Poem 45

If I stay, should I stay, what is left to fear?

I’ll have my love, the one who’s here

A smile and a dance, jovial moods

Splattered with my failing, my ineptitude.

If I go, should I go, what would I fear?

That my love, he won’t be so near

Separated by Earth and depression, loathing

The act that saw the fight stopping.

Caught in a crossfire of love and hate

Of fraught relationships – damn you fate!

Stolen and split my life has become

And, who knows,

am I done?


Poem 35

Unwarranted shame imprints on the mind

Poisoning otherwise pure moments

Infecting the smiles of momentary relief

From a grief abundantly potent.

The struggle to heal and fight is real

The weariness impedes battling limbs

The heart, the stomach, the brain all weak

Marching making no more than a quiver.

Dragging the soulless creature to the front

To face the demons with open arms

Embrace or decline? It is not yet decided

But a fight will occur ’til death do us parted.

Poem 33

My bite is gone

It doesn’t grasp

The taste of what

Was meant to pass.

It swaggers and sways

And falls through

The cracks forming

Between me and you.

Body and soul gradually drifting

The seams splitting the delicate thread

No longer connected in unison

But fraught with fear and regret.

Observing behaviours from above and below

Wishing the actions had a heart to make them so

Eager and willing and wholesome and true

Alas, what is left of you?

Poem 24

All gone
It’s like you didn’t happen
The test says my body has returned to its self
That self
Once assured
That goodness was so close
Now unsure of the truth and reality

I knew to expect it but
It still hurt to see
That faithful cross
Now a negative

Physically gone but
Mentally you’ll never leave
The day you were born,
I always will grieve.

Poem 22

The monster appears

Fighting out

Pressing the heart

Before teasing it out.

Green eyes

Envy running through

Each pulsating beat

Chasming you

From me and my hatred

The lurking crow

Biting and punching

Better you don’t know.

Missing pieces

Pretending to be

A wholesome smile

With daggered teeth.

The monster I am

Appears at a call

Appears at a touch

And now it is all

I ever do see

In the mirror and light

A monster I am

Not just in the night.

Poem 18

I hadn’t anticipated

How hard it would be

To care for you

Although you’re not mine.

To hold your hand

And wash your face,

To cook your dinner,

Put you to bed.

I’ve loved you from the

Moment you were born

Cared as much for you

As I would my own.

Yet now I find

I watch you sit

With sorrow and regret

For what I’ve now missed.

Poem 17

I wonder what it would feel like
To not say I lost you
To tell my friends the happy news
That we are expecting you.

The saddened lost looks
Upon familial faces
Unknowing how to respond
On hearing you are gone.

They did not know that you existed
Yet their hearts dropped a beat
Faces tell the truth that
Words just cannot keep.

I wonder and wish that I could say
Two plus one makes three
I fear, yet hope, that that may be
And the faces will show glee.


One month ago today, I went into hospital to have medical assistance for my miscarriage. Four days before that, I went to have my 12 week scan. There was no heartbeat and the baby measured at 9 weeks in size. It was the worst experience of my life.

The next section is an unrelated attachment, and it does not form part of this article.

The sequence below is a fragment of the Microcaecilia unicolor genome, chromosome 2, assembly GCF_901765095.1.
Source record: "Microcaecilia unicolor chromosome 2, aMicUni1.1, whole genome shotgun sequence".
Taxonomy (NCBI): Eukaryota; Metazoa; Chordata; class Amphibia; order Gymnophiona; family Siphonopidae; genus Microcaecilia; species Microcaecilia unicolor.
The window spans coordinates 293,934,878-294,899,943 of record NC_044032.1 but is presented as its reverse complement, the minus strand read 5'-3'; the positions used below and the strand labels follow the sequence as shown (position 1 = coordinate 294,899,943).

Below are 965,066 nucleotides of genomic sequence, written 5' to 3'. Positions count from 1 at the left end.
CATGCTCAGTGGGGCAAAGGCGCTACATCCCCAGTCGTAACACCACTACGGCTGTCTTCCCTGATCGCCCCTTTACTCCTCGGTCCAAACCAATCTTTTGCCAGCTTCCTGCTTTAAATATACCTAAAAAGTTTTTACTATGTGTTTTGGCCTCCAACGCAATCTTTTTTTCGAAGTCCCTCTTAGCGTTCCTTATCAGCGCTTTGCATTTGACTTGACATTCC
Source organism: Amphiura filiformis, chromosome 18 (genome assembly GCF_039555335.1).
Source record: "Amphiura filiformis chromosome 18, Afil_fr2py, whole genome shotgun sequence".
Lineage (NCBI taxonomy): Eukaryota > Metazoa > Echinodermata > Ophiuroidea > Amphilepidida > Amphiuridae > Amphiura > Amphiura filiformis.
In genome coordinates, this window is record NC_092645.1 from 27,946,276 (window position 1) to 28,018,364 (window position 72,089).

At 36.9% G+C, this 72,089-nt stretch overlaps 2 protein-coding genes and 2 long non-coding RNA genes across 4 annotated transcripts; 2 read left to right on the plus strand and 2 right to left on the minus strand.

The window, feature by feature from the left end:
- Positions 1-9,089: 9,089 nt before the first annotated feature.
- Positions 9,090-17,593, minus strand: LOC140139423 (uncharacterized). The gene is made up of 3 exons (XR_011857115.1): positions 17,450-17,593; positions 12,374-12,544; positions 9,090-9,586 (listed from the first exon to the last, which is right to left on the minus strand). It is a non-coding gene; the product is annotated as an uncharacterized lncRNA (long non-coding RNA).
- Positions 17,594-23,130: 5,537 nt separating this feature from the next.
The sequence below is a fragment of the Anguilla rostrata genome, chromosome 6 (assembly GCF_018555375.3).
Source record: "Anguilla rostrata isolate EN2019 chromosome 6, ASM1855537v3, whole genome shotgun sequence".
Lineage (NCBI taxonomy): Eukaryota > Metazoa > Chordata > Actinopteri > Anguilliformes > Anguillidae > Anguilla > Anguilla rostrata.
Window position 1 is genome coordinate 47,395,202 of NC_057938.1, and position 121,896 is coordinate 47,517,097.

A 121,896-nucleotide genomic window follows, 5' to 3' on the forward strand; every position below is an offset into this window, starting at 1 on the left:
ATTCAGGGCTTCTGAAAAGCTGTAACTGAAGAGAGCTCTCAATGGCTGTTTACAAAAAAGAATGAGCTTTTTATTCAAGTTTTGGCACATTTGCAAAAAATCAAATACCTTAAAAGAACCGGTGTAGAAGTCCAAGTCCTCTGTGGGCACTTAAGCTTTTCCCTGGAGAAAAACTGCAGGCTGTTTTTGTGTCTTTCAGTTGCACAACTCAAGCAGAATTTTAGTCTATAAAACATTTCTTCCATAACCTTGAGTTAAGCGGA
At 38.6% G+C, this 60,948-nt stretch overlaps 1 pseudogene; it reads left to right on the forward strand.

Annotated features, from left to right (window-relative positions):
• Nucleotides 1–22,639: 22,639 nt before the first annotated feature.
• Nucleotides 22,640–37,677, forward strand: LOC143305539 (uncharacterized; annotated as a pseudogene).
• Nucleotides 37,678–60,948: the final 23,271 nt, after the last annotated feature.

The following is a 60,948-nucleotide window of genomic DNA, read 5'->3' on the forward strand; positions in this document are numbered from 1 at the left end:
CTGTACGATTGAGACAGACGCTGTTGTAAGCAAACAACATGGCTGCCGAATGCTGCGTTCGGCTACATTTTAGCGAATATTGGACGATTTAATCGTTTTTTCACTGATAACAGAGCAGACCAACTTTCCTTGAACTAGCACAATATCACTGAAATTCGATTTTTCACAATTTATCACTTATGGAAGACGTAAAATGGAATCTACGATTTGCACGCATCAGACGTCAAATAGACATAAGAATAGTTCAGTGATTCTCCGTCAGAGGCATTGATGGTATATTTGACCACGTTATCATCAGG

For about 10 days after finding out, I was very closed off and, although I attempted to talk to people as though life was normal, all I could think about was that I wanted my child. After a breakdown following a conversation about babies, my husband made me go to the doctor to see if there was anyone who could help. I went to the doctor and broke down with her. She said the most important words to me, words which every family who have a miscarriage, however early, need to hear.

“You cannot go back to work like this. You need time to grieve.”

On those words I realised that I hadn’t allowed myself the opportunity to grieve for the child I had lost. I knew they were gone but I hadn’t grieved it. I felt like I would be judged for grieving the loss of a child I had never met but it was something I needed to do. Doing this changed me.

I had very dark thoughts during the start but after visiting the doctor, the edges of my mind started to have glints of light. Up until this point I had only written a sort of diary as my creativity had disappeared but, after the doctor, I started to write poetry again. I opened up my first poem “Poem 1” to a few friends who loved it. I then shared more of this poetry with a good friend who encouraged me to share it with the world. She said it helped her understand some of what I was going through and know how to respond to me without hurting my feelings. I have since shared a poem a day and I have more to come. Some are dark; some are hopeful; some have no relation to the miscarriage but I still want to share them.

No two people will experience miscarriage the same way and whether or not these poems help anyone, I will continue to expose them to the world just in case they provide some tiny comfort to a grieving family. I will end this with a fitting quote from C.S. Lewis:

“No one ever told me that grief felt so like fear. I am not afraid,
but the sensation is like being afraid. The same fluttering in the stomach,
the same restlessness, the yawning. I keep on swallowing.”